RPS Superintendent continues to have ‘significant concerns’ about in-person return

Richmond

Richmond, Va. (WRIC) — The Superintendent of Richmond Public Schools is casting doubt on RPS reopening for in-person learning in March after Gov. Ralph Northam requested all school districts return to the classroom by March 15.

Yet, Superintendent Jason Kamras said, “I continue to have significant concerns about reopening at this time.”

For starters, he said staff at RPS is far from being fully vaccinated. “I can’t say for certain when we will cross that threshold when all of our teachers, all of our staff will be fully vaccinated. I think it’s very likely that it won’t be by March 15th,” said Kamras.

Kamras confirmed Tuesday that only a third of RPS staff members have gotten a dose of the COVID-19 vaccine. He said, “That’s mostly frontline workers, nutrition workers, transportation team that have received their first dose, not even their second dose yet.”

Richmond Mayor Levar Stoney said his take wasn’t much different than Kamras. He said, “As of today, I know they are not all ready.”

Stoney went on Tuesday to tell reporters during a weekly Richmond city update that he understands we all want our kids back in school. Yet, he said Richmond needs to be safe about it as some of the facilities need upgrades.

Kamras explained, “We are working on that improving air quality, finishing our bathroom blitz and many other projects of that nature but we had expected to open in late Summer not this Spring.”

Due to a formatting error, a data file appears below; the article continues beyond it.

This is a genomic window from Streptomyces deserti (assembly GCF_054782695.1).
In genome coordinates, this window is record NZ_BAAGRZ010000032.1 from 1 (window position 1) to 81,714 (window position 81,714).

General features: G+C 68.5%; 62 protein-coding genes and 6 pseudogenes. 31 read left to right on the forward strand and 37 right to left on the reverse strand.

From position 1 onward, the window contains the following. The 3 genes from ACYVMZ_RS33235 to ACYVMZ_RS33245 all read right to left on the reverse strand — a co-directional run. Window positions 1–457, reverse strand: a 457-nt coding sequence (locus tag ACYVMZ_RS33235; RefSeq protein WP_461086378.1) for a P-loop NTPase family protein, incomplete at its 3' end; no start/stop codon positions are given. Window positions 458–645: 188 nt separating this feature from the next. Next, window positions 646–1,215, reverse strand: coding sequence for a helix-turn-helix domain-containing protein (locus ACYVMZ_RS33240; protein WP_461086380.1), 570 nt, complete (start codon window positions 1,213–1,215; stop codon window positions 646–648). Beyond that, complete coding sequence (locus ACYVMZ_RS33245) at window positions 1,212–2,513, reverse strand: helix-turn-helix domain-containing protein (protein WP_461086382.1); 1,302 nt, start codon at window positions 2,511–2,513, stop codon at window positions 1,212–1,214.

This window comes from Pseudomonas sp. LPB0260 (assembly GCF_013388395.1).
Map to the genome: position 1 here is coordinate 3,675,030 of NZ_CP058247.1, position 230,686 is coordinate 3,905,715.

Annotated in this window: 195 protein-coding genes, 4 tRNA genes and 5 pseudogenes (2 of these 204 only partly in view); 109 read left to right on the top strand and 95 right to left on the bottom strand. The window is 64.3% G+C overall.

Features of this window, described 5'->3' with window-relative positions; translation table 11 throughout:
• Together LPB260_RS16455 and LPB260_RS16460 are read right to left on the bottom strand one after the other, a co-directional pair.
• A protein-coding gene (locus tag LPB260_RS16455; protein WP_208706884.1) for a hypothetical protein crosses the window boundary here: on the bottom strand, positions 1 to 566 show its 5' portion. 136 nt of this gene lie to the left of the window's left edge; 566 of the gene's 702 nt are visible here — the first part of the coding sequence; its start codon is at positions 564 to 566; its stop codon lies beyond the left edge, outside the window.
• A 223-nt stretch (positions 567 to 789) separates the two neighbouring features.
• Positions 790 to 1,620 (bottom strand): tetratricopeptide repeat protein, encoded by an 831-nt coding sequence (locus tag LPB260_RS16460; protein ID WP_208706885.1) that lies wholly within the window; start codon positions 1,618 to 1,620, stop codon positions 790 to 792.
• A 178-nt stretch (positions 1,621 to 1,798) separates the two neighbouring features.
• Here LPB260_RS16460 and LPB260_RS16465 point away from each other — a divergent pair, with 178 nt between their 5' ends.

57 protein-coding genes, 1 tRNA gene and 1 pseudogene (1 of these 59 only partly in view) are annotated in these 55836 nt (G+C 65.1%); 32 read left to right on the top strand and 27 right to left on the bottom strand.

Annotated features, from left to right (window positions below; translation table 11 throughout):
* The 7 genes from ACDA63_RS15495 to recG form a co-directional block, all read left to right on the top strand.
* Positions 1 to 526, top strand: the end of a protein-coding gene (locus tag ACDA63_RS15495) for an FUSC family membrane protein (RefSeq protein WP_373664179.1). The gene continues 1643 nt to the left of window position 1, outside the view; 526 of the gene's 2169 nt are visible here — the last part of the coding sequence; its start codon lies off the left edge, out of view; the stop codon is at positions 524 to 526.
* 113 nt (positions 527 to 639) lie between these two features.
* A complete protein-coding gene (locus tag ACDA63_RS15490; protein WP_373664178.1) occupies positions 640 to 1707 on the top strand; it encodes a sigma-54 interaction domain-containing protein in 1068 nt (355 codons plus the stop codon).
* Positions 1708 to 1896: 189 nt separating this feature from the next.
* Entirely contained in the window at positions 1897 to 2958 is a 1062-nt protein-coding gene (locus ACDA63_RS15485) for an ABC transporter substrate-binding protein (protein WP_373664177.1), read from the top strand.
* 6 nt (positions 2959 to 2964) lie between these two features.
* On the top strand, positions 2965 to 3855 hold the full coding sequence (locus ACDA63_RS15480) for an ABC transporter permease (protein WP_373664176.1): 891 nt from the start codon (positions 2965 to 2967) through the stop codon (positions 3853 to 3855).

The Superintendent also pointed out that RPS is using their buses to deliver food which would make it difficult to provide bus transportation to students.

He also said he worries shaking up things now could hurt the bond students and teachers have already formed. “Unfortunately opening up in person would cause us to have to change our classroom rosters and potentially break many of those bonds,” said Kamras.

The Richmond Superintendent said he will look at the possibility of supporting their most vulnerable learners in-person on a voluntary basis. He plans to discuss it all with the Richmond School Board.

During an Richmond School Board meeting on Tuesday evening, board members further discussed what to do about the governor’s call for schools to return in-person.

“I feel very strongly that this is bad timing being on the cusp where it will be safe to be back at school soon, but we are not there yet,” said school board member Kenya Gibson.

Johnathon Young, a school board member in favor of the return to in-person learning stated during the meeting that if school districts in New York City and Chicago could resume face-to-face classes so could Richmond.

School board member Mariah White voiced concerns about whether or not schools would have enough things like plexiglass and hand sanitizing stands for teachers and students to return. Kamras says RPS has PPE for the schools that was ordered over the summer when it seemed more likely that students would return to the classroom.

However, the district does not have an any quality enhancement supplies yet. A portion of the meeting was spent discussing HVAC upgrades and the installation of a $6 million air filtration system. The filtration system uses bipolar ionization to help lessen the spread of COVID-19 as well as other viruses, mold spores and bacteria.

Another major concern at the meeting was a lack of custodial staff for RPS schools. Right now the district needs at least 17 more staff members to help keep the schools clean and in good shape.

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